3 Medications That Can Cause Acne

While acne is most common among teenagers, it can also develop in response to certain medications. Regardless of the cause, however, treatment is usually the same. If you notice a change in your skin condition while taking medication, see your physician. Here are three medication that may be responsible for your acne:


Androgens are hormones that are usually prescribed in the treatment of endometriosis and severe fibrocystic breast disease. Women who take androgens can experience lower levels of circulating estrogen and a rise in serum testosterone. This can result in oily skin, which may promote acne.

If you develop acne as a result of taking hormonal preparations, see your healthcare provider. Androgen-related acne is usually dose dependent, so if your physician decreases your dosage, your acne may improve or even completely resolve. It may take weeks before you see an improvement, however, because it takes time for your estrogen and testosterone levels to normalize.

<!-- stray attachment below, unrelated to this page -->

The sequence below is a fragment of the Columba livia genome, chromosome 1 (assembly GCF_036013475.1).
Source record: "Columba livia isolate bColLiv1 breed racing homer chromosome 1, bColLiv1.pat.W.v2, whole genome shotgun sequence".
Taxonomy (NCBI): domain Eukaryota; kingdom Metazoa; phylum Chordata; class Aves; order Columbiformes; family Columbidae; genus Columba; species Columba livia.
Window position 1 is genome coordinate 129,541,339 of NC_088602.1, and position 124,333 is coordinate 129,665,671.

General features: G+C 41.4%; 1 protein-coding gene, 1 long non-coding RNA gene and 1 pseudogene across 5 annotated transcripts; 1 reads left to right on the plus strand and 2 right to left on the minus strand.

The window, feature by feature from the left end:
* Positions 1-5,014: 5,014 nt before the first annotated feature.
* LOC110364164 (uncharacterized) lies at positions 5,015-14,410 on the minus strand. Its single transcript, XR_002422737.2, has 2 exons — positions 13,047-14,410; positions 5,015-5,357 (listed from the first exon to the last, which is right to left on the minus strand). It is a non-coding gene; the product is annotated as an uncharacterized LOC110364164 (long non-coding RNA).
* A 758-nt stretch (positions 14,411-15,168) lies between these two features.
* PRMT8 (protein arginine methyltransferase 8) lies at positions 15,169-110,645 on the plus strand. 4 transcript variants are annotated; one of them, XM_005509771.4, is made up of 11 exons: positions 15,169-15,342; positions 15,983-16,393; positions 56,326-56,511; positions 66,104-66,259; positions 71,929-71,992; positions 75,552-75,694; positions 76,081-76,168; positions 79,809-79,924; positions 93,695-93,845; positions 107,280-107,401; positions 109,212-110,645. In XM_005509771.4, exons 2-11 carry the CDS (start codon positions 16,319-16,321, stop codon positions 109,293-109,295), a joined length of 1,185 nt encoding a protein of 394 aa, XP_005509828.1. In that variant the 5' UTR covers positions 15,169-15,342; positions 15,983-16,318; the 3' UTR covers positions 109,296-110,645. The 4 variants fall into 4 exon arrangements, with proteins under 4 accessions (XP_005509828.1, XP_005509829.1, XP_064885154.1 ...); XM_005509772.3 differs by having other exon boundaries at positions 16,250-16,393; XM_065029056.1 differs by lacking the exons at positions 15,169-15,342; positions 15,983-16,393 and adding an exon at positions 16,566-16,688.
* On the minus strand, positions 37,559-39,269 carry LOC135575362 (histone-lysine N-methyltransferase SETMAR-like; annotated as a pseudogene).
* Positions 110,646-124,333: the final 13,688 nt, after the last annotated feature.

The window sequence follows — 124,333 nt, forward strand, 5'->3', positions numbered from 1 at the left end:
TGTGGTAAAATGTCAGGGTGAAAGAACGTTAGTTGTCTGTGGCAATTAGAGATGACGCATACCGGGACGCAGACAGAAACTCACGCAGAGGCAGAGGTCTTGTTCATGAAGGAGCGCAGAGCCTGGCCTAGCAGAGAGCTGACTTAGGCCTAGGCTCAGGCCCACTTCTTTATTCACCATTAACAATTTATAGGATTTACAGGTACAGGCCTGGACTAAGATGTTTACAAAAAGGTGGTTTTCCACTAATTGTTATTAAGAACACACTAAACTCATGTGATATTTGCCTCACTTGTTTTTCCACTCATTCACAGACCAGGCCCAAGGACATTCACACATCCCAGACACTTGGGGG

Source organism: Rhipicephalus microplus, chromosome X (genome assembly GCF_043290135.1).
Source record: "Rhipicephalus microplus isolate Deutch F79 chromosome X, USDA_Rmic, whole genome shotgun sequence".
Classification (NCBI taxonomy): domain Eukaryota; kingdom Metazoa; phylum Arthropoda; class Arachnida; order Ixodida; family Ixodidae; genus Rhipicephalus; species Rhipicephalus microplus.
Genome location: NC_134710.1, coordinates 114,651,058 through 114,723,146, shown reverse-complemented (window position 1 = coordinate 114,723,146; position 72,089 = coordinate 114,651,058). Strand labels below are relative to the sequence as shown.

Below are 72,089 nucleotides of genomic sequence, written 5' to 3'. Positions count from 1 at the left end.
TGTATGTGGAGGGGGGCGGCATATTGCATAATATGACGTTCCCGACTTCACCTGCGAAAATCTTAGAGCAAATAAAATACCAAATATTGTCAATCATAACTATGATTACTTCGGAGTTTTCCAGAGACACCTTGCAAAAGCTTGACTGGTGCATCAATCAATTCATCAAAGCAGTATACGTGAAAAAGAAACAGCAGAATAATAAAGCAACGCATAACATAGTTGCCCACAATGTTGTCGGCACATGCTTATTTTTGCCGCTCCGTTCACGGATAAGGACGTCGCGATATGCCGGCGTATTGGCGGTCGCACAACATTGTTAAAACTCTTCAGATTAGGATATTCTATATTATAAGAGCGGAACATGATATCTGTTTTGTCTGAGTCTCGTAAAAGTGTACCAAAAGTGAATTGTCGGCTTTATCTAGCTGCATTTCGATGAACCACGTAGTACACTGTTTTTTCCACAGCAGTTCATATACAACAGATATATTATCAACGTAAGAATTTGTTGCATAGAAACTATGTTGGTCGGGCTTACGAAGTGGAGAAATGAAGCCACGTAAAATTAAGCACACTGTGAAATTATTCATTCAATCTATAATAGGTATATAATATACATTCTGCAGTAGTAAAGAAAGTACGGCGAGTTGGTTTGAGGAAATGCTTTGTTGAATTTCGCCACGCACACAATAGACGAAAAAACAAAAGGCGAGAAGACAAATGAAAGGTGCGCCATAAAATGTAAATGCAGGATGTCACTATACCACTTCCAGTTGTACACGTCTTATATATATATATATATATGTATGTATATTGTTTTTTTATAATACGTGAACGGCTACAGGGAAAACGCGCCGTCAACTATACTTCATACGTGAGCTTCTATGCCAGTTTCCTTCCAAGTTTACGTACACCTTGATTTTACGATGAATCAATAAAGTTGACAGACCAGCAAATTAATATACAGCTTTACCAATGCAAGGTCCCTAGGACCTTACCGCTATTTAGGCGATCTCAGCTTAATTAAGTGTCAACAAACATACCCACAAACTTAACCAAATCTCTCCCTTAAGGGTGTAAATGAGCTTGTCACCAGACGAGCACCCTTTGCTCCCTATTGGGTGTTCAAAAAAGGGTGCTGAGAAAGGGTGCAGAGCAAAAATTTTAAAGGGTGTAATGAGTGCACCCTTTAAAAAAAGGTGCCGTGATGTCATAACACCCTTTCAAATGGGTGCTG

Oral Contraceptives

Birth control pills, or oral contraceptives, can also increase the risk of acne. Like androgen medications, birth control pills can cause hormones to fluctuate wildly, affecting the condition of your skin. Cystic acne can develop in some women who take birth control pills, and when this occurs, a dermatologist needs to be consulted who can recommend appropriate acne solutions.

Cystic acne causes red, inflamed cysts on the face, which can become sensitive or even painful. If this condition is not properly treated, an infection can develop. Although oral contraceptives are often implicated in the development of various skin conditions, certain women actually see an improvement in their complexions when taking birth control pills. 


Diuretics, or "water pills" are used in the management of high blood pressure and edema, or swelling. These medications cause increased urination, which can lead to dehydration. When you become dehydrated, your skin may become dry, irritated, and itchy. When your skin becomes too dry, it may be more susceptible to infectious pathogens that can invade your pores.

If this occurs, you might be at a heightened risk for acne or infection. Never stop taking your diuretics, even if you notice changes in your skin. Doing so may cause a dangerous elevation in your blood pressure, which can increase your risk of a cardiac event. 

If you develop acne or other skin conditions as a result of the above medications, see your health care provider who can determine which acne solutions are best for you. The sooner treatment is implemented, the less likely you are to experience permanent skin damage or scarring. To find out more, speak with a business like Heibel Dermatology.